Confirmation that the Sun has more than one solar cycle.

Space weather is always changing and this week scientists from Stanford University have published a paper confirming, as suspected, that there is more than the 11-year solar cycle.

The solar cycle, also known as the sunspot cycle, is the periodic fluctuation of sunspot activity on the sun’s surface. Sunspots are areas of reduced surface temperature and magnetic field strength, and they are typically associated with increased solar activity such as solar flares and coronal mass ejections. The solar cycle has a period of approximately 11 years, and it is characterized by the number of sunspots observed on the sun’s surface.

During the solar maximum, the sun’s surface is dotted with numerous sunspots, and solar activity is at its highest. This is followed by a solar minimum, during which sunspot activity is at its lowest and solar activity is minimal. The solar cycle is important because it can affect the Earth’s climate and space weather. For example, increased solar activity during the solar maximum can lead to stronger auroras and can disrupt satellite and radio communications.

For over four decades another term describing solar activity has sporadically appeared in the literature, the “Extended Solar Cycle.” The extended solar cycle refers to the possibility that the solar cycle, also known as the sunspot cycle, may be lasting longer than its typical 11-year period. There is evidence to suggest that the current solar cycle, known as Solar Cycle 24, may be extended and could last for as long as 15 years.

However, Data from Stanford University’s Wilcox Solar Observatory (WSO) reveals that two solar cycles are happening at the same time, and neither is 11 years long. “We call it ‘the Extended Solar Cycle,’” says lead author Scott McIntosh of NCAR (National Center for Atmospheric Research). “There are two overlapping patterns of activity on the sun, each lasting about 17 years.”

The image above is a collection of solar data since 1976. The top panel shows sunspot counts since 1976. The curve goes up and down every 11 years, which explains why everyone thinks the solar cycle is 11 years long, we have known this for many years. The bottom panel shows what’s going on underneath the surface.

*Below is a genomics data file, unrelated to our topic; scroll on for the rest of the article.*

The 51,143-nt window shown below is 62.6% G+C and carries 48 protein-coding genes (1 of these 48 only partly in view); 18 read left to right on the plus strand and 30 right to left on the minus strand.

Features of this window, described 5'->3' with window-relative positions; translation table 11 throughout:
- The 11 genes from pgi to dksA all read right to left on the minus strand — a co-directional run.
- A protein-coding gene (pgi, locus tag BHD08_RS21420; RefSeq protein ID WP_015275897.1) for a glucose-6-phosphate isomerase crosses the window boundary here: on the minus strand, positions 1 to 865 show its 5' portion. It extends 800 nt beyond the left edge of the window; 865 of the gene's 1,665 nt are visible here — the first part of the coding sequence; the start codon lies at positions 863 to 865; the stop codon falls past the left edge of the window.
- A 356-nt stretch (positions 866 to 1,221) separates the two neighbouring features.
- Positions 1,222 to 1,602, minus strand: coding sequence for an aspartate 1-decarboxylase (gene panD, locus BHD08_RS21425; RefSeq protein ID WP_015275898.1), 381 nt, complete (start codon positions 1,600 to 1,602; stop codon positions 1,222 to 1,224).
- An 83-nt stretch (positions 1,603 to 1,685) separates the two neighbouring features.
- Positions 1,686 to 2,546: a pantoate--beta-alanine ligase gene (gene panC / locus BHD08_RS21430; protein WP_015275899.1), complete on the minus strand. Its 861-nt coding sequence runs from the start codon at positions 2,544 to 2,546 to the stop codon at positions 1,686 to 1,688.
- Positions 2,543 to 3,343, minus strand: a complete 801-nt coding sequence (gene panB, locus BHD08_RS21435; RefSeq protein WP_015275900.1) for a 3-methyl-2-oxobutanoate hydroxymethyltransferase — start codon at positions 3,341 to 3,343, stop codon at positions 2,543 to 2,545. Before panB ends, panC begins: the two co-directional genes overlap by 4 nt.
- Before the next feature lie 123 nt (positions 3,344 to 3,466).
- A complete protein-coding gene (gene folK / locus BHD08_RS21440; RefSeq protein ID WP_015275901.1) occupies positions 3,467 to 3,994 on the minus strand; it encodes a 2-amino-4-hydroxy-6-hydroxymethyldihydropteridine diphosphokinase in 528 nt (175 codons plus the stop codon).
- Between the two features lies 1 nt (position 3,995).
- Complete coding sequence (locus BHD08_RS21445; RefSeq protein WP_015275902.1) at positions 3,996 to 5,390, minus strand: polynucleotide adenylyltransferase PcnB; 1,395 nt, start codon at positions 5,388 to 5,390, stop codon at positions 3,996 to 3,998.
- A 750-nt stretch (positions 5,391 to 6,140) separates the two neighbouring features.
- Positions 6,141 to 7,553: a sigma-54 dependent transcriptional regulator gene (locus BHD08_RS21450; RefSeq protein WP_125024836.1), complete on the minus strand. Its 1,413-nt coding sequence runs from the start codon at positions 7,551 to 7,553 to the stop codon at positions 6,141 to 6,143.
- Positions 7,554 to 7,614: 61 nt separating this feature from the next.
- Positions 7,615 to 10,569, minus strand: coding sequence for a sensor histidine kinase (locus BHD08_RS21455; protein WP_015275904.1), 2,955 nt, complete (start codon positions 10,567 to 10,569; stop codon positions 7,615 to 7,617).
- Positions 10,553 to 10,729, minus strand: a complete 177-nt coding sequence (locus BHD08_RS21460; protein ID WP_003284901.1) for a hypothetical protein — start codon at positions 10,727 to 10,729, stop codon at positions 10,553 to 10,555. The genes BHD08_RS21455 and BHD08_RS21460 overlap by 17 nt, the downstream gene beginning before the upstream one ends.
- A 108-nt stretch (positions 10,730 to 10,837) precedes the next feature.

“The red and blue colours represent magnetic fields on the surface of the sun,” explains Phil Scherrer of Stanford University, a co-author of the paper who works closely with data from the Wilcox Solar Observatory. “We have been monitoring these fields since 1976, gathering a unique long-term record of the sun’s magnetism.”

Wilcox data show not one but two co-existing patterns of activity. They overlap in a way any is similar to singing rounds, you may have sung this in school or whilst listening to a choir. A round is a musical piece in which multiple voices sing the same melody, but start the song at different times. Imagine a group of children singing “Row, row, row your boat.” Half of the kids start first; the other half start 5 syllables later. The sun is doing the same thing with its magnetic fields, except instead of 5 syllables (“row, row, row your boat“) the gap is a little more than 5 years.

It’s these singing rounds which make up the newly confirmed cycles, singing rounds that last for 22 years, imagine that! As scientists take a more detailed look into these cycles, more information will be revealed about our Sun and will allow us to better prepare and protect ourselves from potentially harmful solar storms. It will also allow us to understand how other types of stars behave and how it affects the potential of life on planets around other stars in our galaxy.

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